Will clients benefit
You may argue that shopping at factory outlets is cheaper than shopping at a retail store. All you have to do is locate a factory outlet of your favourite brand of apparel or footwear. But in case of financial products it is not so easy.

If clients want to bypass distributors and do things directly, they will have to fill out the forms and submit it at a Point of Sales (POS). Now, that seems easy. But, today, that is easier said than done. For instance, if a couple is in a MF scheme and the wife is the second applicant and she issues the cheque, the application will be rejected if the cheque does not bear her husband’s name.

As a supporting document, a copy of the passbook will also have to be given, which shows both of them as account holders. So, that will entail a second visit.

Let us take another example. Suppose the wife invests in a scheme and the husband issues the cheque from his salary account, there is a third party declaration to be given. If his wife genuinely does not have a bank account or any other address proof, then the husband’s address proof and their marriage certificate would be required.

Assuming the wife has some address proof, but does not have a bank account and gives her husband’s account number, at the time of redeeming the MF, she will face a problem as the cheque will be issued in her name though the account does not have her name. To take care of that, at the time of cashing out, she will have to give her old account details, including cheque and passbook and the new account details including cheque and passbook. Since the old account is in the name of the husband, she will have to go to the branch and prove the relationship. If the old account was closed longback and one does not have any proof that they had that account, then it will be a herculean task to get the money.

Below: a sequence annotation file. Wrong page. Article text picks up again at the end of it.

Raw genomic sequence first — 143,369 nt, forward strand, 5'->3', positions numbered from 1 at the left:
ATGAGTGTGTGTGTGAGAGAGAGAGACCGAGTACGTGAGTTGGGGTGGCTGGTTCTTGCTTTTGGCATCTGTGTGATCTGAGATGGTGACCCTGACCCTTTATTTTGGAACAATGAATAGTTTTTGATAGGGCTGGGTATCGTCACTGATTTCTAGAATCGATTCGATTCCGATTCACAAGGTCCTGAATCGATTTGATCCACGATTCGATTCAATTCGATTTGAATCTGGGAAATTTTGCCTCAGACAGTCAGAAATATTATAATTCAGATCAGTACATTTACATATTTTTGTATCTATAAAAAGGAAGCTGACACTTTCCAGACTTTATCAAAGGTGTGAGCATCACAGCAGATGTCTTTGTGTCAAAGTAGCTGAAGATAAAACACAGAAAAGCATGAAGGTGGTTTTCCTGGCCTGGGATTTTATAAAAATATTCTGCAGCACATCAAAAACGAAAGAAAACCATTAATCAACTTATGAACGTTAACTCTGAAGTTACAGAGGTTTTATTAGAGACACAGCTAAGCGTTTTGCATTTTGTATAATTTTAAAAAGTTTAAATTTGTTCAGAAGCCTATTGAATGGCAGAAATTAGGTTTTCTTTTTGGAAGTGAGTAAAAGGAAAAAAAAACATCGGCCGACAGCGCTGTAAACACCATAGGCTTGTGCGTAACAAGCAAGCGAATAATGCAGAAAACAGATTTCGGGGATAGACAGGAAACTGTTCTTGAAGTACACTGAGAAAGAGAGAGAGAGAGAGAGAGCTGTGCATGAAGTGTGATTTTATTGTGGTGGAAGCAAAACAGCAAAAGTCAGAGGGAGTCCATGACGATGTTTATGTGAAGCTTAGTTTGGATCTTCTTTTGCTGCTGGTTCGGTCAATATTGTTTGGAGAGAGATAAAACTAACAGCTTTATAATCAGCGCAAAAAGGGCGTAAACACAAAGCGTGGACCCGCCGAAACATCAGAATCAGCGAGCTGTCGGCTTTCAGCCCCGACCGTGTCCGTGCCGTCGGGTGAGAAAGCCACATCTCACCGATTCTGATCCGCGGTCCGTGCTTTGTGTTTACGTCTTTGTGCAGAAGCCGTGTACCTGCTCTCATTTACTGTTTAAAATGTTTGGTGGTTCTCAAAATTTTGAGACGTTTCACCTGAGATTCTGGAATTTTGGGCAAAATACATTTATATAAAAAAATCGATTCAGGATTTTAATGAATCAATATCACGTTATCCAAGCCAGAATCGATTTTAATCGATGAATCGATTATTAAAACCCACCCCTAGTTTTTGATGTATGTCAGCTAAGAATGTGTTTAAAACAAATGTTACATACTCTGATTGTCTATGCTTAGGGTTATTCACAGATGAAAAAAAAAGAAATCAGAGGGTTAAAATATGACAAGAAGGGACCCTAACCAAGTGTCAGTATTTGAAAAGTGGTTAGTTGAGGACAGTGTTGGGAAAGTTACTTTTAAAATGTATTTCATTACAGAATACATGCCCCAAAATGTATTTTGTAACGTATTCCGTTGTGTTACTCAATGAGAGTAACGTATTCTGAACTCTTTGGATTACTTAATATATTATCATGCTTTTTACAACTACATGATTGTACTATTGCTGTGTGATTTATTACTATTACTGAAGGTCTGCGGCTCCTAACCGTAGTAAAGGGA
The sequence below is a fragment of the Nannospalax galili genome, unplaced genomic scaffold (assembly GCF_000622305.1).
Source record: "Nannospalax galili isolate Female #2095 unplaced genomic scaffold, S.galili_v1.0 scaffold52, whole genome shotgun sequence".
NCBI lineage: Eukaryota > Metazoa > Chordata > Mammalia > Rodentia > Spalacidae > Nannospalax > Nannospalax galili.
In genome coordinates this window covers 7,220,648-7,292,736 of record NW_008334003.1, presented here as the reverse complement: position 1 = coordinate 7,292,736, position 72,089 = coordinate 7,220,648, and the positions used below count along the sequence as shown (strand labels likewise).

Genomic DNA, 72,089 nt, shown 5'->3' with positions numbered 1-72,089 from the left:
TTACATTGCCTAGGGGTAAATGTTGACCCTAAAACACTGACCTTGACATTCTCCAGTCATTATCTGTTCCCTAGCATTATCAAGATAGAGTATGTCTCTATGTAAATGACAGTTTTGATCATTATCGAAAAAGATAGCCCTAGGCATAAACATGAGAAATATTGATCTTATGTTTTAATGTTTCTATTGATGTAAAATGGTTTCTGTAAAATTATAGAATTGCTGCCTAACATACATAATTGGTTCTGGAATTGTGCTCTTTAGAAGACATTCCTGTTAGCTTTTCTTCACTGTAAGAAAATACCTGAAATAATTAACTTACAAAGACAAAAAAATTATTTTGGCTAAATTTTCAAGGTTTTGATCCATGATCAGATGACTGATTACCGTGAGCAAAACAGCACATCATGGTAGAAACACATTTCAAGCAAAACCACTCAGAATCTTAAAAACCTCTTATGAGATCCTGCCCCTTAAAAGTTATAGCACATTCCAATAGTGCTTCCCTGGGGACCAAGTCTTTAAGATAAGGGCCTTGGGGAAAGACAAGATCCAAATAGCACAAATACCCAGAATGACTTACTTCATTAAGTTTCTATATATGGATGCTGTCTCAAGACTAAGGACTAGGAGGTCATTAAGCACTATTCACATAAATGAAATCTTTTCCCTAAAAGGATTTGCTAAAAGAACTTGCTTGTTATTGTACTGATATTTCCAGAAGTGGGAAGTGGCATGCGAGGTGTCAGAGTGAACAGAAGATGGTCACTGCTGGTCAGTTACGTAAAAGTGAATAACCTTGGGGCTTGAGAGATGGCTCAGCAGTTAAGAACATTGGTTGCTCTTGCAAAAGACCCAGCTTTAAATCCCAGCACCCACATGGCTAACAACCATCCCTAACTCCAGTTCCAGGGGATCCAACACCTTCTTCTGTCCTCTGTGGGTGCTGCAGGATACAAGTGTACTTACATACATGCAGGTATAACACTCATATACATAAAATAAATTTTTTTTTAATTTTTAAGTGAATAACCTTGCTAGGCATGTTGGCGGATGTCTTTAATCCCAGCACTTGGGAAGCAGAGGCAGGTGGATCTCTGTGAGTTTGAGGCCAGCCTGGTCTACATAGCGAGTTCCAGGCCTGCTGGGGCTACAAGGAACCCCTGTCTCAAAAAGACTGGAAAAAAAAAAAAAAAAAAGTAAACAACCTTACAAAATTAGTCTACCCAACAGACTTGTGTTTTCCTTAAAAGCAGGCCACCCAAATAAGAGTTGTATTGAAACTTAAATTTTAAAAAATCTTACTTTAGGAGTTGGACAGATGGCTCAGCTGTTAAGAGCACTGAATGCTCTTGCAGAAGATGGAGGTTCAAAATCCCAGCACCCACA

So, it is not a painless process for the clients. In fact, MF investments, today, have become quite cumbersome. They will have to go through the motions, bite their lip and keep reprocessing. In the process, lots of investors may give up, in between. In a lot of cases, the statements have errors, which need to be rectified. This will become a full-time job rather than a diversion.

Investors would end up spending more time, effort and money in doing things themselves than they would save from the Direct mode, in terms of lower expenses. Only in case of those who invest in big chunks, like and corporates, the Direct mode will be useful as they have the resources to invest directly, and handle any issues along the way. There is lots of work to be done while doing MF today.

As an investor, you need to decide if you want to do it or you want to get it done. While it may earn you higher NAVs, you will have to do the process on your own.

The author is the Founder of ‘Ladder7 Financial Advisories’

First Published: Sun, January 13 2013. 00:53 IST